4 Heart Health Tips - insidefitnessmag.com
Written by Fitness Expert Julie Germaine (@julie.germaine)

Cardiovascular disease is dangerous and on the rise, especially for ages 35 to 64, due to high blood pressure and obesity. Fortunately, lifestyle changes greatly reduce the risk of developing heart conditions. Staying in shape by exercising and following a heart-healthy diet are key. Below are 4 strategies to make better choices:

  1. Pay attention to fibre content in foods. High-fibre foods, particularly soluble fibre, are proven to help lower cholesterol back to optimal levels. An easy way to start is with breakfast! Instead of sugary breakfast cereal, reach for oatmeal topped with berries.
  2. Eat Omega-3 fatty acids regularly. Healthy fats reduce inflammation, manage cholesterol, and lower blood pressure, all of which helps your heart. To boost your intake, try swapping out croutons on your salad for walnuts. Walnuts have that satisfying crunch and the omega-3 fatty acids your body needs.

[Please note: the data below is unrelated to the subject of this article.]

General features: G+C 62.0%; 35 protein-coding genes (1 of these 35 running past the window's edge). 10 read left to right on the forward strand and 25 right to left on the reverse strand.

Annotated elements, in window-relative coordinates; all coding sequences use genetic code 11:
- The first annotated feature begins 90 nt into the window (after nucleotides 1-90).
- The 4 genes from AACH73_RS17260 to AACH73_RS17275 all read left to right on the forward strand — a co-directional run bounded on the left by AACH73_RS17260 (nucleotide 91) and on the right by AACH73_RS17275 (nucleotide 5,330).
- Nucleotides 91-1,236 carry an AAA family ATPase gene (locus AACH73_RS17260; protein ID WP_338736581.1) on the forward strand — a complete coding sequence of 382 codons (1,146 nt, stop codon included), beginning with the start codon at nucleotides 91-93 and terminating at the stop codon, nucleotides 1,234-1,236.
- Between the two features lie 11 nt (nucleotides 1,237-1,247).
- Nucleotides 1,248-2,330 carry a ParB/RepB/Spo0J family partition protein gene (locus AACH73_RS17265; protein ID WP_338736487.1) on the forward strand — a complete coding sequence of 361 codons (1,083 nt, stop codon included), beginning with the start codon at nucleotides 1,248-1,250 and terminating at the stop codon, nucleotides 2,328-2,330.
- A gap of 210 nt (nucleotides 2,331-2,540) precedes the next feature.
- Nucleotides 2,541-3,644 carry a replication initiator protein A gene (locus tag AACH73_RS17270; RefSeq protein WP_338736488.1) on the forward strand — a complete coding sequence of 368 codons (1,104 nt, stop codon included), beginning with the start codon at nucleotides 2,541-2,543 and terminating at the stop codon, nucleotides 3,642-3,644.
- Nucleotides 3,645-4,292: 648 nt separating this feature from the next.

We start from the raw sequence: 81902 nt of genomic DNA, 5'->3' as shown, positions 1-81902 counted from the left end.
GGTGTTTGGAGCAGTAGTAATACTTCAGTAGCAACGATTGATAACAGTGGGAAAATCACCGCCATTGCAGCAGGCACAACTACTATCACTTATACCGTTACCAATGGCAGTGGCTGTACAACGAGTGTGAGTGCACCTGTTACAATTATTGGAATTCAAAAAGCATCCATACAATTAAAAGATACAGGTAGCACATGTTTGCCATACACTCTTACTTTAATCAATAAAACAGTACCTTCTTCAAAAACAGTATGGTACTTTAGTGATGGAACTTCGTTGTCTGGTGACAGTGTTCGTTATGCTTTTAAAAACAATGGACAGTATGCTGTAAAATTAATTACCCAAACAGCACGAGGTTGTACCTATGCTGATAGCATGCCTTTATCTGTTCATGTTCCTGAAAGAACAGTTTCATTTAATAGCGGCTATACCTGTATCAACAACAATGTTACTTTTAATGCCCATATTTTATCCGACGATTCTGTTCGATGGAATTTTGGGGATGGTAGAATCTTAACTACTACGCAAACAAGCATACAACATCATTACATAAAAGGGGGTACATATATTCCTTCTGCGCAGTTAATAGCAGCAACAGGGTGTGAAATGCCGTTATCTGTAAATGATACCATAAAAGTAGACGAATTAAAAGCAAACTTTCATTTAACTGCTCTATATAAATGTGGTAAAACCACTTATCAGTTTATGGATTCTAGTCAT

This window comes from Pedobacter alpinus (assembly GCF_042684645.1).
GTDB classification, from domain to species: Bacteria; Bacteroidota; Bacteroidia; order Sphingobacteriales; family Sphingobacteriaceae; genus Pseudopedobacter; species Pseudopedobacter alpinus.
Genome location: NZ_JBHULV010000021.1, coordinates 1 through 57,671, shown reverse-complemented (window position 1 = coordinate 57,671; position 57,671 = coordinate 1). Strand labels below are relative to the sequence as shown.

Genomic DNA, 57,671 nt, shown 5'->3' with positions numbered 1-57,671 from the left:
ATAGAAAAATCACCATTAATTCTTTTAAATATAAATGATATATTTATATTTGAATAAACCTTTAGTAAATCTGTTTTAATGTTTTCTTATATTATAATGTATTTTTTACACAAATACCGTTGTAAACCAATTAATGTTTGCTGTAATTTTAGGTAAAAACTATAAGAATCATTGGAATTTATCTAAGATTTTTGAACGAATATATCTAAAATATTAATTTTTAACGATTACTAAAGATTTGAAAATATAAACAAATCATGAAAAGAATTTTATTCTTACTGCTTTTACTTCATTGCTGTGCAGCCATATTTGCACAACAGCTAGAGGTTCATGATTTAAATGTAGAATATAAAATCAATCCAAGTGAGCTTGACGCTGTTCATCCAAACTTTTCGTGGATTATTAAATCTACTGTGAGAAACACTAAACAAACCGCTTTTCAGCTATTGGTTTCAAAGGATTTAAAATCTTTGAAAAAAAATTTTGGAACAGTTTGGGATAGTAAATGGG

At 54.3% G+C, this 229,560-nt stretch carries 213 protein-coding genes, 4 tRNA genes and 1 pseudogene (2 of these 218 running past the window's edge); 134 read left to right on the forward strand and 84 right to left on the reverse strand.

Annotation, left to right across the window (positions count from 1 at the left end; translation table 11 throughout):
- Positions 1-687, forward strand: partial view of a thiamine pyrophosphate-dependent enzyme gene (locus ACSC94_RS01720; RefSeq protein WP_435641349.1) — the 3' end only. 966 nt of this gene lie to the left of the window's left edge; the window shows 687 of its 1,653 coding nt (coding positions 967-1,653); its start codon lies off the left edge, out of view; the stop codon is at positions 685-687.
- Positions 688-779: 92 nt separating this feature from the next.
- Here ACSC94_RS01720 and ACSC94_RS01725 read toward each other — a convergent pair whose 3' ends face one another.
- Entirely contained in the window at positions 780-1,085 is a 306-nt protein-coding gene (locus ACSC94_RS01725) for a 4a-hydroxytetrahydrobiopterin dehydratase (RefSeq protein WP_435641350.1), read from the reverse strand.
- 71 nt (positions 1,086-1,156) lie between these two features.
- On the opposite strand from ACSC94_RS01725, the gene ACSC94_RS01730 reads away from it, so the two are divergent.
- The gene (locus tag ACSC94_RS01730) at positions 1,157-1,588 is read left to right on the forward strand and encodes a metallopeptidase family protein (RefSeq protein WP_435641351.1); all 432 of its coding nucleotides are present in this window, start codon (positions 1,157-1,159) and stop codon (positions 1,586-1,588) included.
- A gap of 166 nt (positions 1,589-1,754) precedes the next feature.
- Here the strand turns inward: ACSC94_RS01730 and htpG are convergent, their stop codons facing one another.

3. Cut back on trans-fats and processed foods. The fats in processed foods lower good cholesterol and increase bad cholesterol. If you’re craving something sweet, make your own treats from scratch, for example, canned frosting is high in trans fats, so instead use whole ingredients like cream cheese and powdered sugar.
  4. Include antioxidant-rich foods with every meal. Fruit and vegetables are one of the absolute best ways to combat inflammation throughout your body. Make a point to have a side of any veggie with your breakfast, lunch, and dinner. For dessert, cut out on ice cream and try a lowfat yogurt with fruit and nuts.

Try making small changes over time, and remember that your future self will thank you for it!

Coach Julie Germaine is a Manitoba-born fit mom, 2x International Pro Fitness Champion, Miss Fitness Manitoba, Certified Nutrition & Renowned Fitness Expert. She has helped thousands of men and women improve their health since 2005.
Cardiovascular diseaseFitnessHealthy dietHealthy heartHeart healthy dietHigh cholesterolHow to limit heart problemsLow cholesterol

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